Study compared chondroitin to anti-inflammatory drug for knee OA.
Chondroitin sulfate CS b-Bioactive was found to be superior to an anti-inflammatory drug (celecoxib) for delaying the progression of knee osteoarthritis, according to new research presented at the Annual meeting of the American Academy of Rheumatology in San Francisco, CA.
The multi-center, randomized, double-blind, controlled and comparative study analyzed chondroitin sulfate and celecoxib over the course of three years. The study, named MOSAIC (24 MOnth study on Structural changes in knee osteoarthritis Assessed by mrl with Chondroitin sulphate), was carried out in five medical centers in Quebec (Canada) and sponsored by Bioiberica. The study recruited 194 patients suffering from knee osteoarthritis with inflammation (synovitis) and moderate pain. Participants were divided into two groups: the first group received 1,200 mg of pharmaceutical grade chondroitin sulfate (CS b-Bioactive, made by Bioiberica) per day, while the second group received 200 mg of celecoxib (made by Pfizer) per day, over a two-year period. The participants underwent three Quantitative Magnetic Resonance scans: one at the beginning of the study, a second one after one year, and a third one at the end of the study. The main aim was to assess the effects of chondroitin sulfate CS b-Bioactive and celecoxib over the loss of cartilage volume in knee osteoarthritis after 24 months by means of Quantitative Magnetic Resonance.
"There has been much talk about the efficacy of chondroitin sulfate in osteoarthritis and we believed that it was about time to use the latest imaging techniques available to assess its efficacy. Osteoarthritis is characterized by the progressive wear and tear of the cartilage, and the magnetic resonance technique allows one to precisely assess the loss of cartilage, and therefore, the disease's progression. This is the main new feature of this study; until now, long-term studies like this one could only use radiography," explained Professor Jean Pierre Pelletier.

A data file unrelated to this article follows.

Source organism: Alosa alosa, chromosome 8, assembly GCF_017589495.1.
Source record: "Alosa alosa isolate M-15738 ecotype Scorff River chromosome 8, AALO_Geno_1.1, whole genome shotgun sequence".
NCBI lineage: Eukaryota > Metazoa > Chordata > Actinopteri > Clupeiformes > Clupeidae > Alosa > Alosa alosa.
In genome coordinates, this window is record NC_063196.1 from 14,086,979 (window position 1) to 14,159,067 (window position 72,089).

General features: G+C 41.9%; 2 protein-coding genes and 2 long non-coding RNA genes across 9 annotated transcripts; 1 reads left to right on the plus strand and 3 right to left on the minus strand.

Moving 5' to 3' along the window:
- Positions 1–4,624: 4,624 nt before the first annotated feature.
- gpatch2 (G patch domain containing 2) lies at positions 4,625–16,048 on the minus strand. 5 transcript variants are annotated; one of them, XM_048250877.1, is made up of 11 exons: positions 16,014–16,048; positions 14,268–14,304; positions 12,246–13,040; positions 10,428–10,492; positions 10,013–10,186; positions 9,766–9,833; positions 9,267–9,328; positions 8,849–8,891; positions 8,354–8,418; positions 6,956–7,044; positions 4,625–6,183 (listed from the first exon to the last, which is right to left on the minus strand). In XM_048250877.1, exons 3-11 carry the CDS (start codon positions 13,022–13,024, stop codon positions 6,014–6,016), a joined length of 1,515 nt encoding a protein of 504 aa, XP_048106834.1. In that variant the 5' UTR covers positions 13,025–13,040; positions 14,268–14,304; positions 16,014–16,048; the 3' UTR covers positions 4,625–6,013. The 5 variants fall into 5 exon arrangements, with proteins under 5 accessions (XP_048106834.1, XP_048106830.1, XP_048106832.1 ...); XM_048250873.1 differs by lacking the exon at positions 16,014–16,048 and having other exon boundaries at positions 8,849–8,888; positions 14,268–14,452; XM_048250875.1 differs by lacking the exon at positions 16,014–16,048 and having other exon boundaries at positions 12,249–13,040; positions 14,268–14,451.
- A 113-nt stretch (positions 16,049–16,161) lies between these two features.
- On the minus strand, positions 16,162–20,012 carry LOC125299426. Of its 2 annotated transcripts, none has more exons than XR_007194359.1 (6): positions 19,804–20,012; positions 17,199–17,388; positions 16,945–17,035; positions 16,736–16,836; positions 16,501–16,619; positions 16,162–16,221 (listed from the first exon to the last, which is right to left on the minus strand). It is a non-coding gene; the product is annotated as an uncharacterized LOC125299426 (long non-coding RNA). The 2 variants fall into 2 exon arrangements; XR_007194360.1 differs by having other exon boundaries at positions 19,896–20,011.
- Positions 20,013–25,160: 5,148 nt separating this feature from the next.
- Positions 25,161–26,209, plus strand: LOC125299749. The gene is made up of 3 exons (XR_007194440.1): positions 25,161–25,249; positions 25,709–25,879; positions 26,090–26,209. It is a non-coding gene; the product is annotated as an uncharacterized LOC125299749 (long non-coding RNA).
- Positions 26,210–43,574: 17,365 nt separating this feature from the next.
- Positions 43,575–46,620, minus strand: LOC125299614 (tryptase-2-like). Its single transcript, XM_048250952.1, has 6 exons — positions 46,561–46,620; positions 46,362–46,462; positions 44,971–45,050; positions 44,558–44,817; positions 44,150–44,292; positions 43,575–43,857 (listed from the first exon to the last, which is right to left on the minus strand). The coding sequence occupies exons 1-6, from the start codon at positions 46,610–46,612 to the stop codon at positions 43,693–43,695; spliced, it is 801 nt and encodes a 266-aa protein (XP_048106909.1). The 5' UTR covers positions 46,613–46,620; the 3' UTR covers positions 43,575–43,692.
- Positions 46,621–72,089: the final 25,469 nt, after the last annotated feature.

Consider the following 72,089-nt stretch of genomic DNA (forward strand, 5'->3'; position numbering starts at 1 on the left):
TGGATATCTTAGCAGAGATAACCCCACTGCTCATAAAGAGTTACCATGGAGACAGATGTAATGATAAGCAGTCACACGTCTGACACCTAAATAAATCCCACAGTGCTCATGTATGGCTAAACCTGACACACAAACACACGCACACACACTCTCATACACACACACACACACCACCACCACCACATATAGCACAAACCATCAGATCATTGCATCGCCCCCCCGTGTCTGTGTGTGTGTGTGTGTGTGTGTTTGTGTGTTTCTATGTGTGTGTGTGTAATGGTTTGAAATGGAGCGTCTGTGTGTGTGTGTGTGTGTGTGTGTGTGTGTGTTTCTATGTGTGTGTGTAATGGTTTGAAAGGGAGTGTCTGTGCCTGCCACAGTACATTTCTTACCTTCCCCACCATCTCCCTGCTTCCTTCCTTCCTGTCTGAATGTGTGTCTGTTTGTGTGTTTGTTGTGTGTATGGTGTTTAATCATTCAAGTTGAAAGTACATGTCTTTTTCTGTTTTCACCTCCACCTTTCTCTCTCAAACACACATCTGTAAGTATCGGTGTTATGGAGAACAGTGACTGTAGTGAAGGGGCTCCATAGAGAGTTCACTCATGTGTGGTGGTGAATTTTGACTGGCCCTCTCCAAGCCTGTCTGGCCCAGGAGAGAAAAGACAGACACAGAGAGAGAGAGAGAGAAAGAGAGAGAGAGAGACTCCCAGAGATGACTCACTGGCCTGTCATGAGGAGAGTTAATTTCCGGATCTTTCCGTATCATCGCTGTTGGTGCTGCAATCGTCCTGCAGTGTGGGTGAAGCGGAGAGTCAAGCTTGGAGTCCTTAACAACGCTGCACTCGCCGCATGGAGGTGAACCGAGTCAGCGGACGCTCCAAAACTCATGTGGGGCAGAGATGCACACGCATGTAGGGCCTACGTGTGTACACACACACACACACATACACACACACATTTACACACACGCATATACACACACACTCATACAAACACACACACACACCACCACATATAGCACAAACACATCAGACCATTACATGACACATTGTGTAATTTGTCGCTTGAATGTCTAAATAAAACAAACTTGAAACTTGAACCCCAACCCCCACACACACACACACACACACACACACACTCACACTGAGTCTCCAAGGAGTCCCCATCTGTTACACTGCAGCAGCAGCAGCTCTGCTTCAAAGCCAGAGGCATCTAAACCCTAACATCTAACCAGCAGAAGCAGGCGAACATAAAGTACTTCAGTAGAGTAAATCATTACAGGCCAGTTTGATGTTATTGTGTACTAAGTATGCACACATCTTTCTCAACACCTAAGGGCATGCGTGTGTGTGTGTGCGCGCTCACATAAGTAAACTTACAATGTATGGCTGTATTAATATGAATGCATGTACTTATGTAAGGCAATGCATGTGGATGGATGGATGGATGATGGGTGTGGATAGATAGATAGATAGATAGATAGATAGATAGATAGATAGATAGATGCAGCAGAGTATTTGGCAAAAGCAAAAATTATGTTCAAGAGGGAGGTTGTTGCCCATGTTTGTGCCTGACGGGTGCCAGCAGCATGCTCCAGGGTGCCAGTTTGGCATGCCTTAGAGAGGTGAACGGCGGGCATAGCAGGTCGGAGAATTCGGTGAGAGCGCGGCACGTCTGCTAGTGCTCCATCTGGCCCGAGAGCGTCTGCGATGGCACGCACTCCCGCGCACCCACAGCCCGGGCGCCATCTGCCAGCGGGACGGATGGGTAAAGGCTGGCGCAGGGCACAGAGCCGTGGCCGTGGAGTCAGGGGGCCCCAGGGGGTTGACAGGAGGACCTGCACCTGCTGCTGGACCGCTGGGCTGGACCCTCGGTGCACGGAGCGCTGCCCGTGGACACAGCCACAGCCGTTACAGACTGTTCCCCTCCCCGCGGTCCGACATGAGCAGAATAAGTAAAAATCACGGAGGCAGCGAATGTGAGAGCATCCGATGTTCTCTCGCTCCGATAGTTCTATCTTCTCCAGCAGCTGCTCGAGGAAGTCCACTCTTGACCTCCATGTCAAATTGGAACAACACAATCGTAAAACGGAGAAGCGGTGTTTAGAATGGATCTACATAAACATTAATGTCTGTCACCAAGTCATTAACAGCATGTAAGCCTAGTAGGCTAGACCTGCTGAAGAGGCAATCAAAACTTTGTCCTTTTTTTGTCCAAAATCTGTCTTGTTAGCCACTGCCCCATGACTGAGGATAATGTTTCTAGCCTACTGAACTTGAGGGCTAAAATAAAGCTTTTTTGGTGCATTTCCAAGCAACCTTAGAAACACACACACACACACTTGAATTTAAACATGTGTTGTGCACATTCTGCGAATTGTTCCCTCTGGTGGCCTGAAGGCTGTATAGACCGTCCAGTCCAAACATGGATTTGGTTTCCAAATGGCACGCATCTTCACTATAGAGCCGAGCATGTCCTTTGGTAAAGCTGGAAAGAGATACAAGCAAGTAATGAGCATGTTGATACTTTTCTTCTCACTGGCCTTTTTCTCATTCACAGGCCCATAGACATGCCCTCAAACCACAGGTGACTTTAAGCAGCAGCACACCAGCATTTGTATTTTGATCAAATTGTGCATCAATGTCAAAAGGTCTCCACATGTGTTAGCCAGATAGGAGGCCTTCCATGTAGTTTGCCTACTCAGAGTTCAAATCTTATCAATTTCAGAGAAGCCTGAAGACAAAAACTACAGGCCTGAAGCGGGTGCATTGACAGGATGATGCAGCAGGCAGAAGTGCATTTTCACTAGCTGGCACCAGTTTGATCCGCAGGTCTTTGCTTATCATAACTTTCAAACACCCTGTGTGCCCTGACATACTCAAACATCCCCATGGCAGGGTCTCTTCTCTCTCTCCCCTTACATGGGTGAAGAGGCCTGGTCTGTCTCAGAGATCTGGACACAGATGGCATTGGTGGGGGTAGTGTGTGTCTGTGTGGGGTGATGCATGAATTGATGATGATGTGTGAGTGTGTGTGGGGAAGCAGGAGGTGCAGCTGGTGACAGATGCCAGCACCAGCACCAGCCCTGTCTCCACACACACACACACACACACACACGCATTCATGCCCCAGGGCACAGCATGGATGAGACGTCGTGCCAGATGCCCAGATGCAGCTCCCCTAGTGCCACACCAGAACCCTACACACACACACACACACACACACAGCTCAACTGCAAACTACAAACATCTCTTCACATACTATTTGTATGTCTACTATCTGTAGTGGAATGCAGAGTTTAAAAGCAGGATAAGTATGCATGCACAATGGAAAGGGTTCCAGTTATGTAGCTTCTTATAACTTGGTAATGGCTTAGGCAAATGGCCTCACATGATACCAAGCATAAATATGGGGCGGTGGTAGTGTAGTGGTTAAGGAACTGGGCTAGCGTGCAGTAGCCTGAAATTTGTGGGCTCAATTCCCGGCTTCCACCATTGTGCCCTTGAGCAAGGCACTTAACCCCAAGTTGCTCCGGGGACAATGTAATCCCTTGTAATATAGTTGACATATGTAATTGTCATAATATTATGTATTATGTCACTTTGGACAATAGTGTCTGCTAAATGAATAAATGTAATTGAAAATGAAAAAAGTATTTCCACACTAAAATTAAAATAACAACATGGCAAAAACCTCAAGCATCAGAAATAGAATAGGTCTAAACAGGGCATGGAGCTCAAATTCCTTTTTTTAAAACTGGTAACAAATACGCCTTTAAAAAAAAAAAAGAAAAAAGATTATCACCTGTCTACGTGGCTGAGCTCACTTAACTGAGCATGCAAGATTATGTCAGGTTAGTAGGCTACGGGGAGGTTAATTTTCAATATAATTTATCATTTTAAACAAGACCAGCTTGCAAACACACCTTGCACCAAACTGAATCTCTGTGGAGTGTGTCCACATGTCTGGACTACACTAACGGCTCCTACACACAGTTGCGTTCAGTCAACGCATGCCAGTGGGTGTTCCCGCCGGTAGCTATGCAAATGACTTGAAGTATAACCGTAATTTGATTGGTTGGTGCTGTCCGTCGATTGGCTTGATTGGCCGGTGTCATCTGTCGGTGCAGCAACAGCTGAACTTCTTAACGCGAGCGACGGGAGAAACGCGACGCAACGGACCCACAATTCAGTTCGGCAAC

The results revealed that the progression of knee osteoarthritis is slower in patients receiving chondroitin sulfate CS b-Bioactive. More precisely, this group experienced a statistically significant lower loss of cartilage volume after the first year of treatment, in comparison with those patients who received the anti inflammatory drug. "This data proves that chondroitin sulfate may delay the advance of osteoarthritis in the long term, and that it had a disease-modifying effect," affirmed Professor Pelletier.
The study also evaluated the effects of both products on the disease's symptoms. More precisely, the study evaluated their effects on pain, function, stiffness, joint efflux and swelling concluding that both treatments were equally efficient across the entire study, reaching a clinically relevant symptom improvement of around 50%. "The study confirmed that both products are efficient for the treatment of osteoarthritis symptoms, although only chondroitin sulfate has the additional advantage of exerting a joint protection effect and a better safety profile," declared Professor Pelletier.
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|Title Annotation:||Suppliers Corner|
|Article Type:||Clinical report|
|Date:||Dec 1, 2015|
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